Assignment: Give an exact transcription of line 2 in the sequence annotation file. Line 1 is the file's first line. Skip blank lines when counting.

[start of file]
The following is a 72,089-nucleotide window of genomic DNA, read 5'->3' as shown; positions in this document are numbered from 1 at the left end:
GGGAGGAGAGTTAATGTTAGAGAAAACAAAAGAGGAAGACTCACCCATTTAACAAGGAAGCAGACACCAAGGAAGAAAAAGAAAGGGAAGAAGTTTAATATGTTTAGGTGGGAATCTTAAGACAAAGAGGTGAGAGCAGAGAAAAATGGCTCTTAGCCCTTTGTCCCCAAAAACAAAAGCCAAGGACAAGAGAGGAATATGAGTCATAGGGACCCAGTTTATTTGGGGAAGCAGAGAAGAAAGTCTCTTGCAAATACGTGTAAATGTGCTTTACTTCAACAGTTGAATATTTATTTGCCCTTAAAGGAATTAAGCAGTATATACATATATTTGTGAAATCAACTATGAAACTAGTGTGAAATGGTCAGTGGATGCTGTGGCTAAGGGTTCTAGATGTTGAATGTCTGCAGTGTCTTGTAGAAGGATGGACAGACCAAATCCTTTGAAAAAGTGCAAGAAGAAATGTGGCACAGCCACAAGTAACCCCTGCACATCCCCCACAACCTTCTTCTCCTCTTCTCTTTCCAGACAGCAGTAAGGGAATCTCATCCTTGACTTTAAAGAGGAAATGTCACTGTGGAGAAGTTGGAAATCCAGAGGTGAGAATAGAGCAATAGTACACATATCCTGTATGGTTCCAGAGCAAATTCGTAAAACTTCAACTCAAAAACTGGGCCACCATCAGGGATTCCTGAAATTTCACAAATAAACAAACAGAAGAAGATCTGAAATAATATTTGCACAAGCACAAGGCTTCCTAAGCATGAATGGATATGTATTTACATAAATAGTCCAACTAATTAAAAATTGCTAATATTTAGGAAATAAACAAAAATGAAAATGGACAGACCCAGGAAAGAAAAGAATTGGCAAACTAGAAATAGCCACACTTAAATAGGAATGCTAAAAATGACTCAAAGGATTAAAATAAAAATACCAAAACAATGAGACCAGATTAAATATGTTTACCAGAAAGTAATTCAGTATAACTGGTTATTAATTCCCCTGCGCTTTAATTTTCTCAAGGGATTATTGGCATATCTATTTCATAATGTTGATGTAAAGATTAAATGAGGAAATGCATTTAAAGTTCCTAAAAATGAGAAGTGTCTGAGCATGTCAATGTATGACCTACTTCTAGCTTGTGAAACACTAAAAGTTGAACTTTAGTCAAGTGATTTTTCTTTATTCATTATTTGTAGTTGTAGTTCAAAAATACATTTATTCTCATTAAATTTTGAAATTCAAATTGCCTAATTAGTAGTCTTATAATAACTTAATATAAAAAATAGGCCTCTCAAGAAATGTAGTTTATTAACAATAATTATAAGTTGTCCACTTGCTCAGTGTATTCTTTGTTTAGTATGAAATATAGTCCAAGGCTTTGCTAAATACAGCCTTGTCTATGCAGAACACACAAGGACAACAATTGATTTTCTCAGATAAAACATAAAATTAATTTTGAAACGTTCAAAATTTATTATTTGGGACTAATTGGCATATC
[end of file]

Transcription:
GGGAGGAGAGTTAATGTTAGAGAAAACAAAAGAGGAAGACTCACCCATTTAACAAGGAAGCAGACACCAAGGAAGAAAAAGAAAGGGAAGAAGTTTAATATGTTTAGGTGGGAATCTTAAGACAAAGAGGTGAGAGCAGAGAAAAATGGCTCTTAGCCCTTTGTCCCCAAAAACAAAAGCCAAGGACAAGAGAGGAATATGAGTCATAGGGACCCAGTTTATTTGGGGAAGCAGAGAAGAAAGTCTCTTGCAAATACGTGTAAATGTGCTTTACTTCAACAGTTGAATATTTATTTGCCCTTAAAGGAATTAAGCAGTATATACATATATTTGTGAAATCAACTATGAAACTAGTGTGAAATGGTCAGTGGATGCTGTGGCTAAGGGTTCTAGATGTTGAATGTCTGCAGTGTCTTGTAGAAGGATGGACAGACCAAATCCTTTGAAAAAGTGCAAGAAGAAATGTGGCACAGCCACAAGTAACCCCTGCACATCCCCCACAACCTTCTTCTCCTCTTCTCTTTCCAGACAGCAGTAAGGGAATCTCATCCTTGACTTTAAAGAGGAAATGTCACTGTGGAGAAGTTGGAAATCCAGAGGTGAGAATAGAGCAATAGTACACATATCCTGTATGGTTCCAGAGCAAATTCGTAAAACTTCAACTCAAAAACTGGGCCACCATCAGGGATTCCTGAAATTTCACAAATAAACAAACAGAAGAAGATCTGAAATAATATTTGCACAAGCACAAGGCTTCCTAAGCATGAATGGATATGTATTTACATAAATAGTCCAACTAATTAAAAATTGCTAATATTTAGGAAATAAACAAAAATGAAAATGGACAGACCCAGGAAAGAAAAGAATTGGCAAACTAGAAATAGCCACACTTAAATAGGAATGCTAAAAATGACTCAAAGGATTAAAATAAAAATACCAAAACAATGAGACCAGATTAAATATGTTTACCAGAAAGTAATTCAGTATAACTGGTTATTAATTCCCCTGCGCTTTAATTTTCTCAAGGGATTATTGGCATATCTATTTCATAATGTTGATGTAAAGATTAAATGAGGAAATGCATTTAAAGTTCCTAAAAATGAGAAGTGTCTGAGCATGTCAATGTATGACCTACTTCTAGCTTGTGAAACACTAAAAGTTGAACTTTAGTCAAGTGATTTTTCTTTATTCATTATTTGTAGTTGTAGTTCAAAAATACATTTATTCTCATTAAATTTTGAAATTCAAATTGCCTAATTAGTAGTCTTATAATAACTTAATATAAAAAATAGGCCTCTCAAGAAATGTAGTTTATTAACAATAATTATAAGTTGTCCACTTGCTCAGTGTATTCTTTGTTTAGTATGAAATATAGTCCAAGGCTTTGCTAAATACAGCCTTGTCTATGCAGAACACACAAGGACAACAATTGATTTTCTCAGATAAAACATAAAATTAATTTTGAAACGTTCAAAATTTATTATTTGGGACTAATTGGCATATC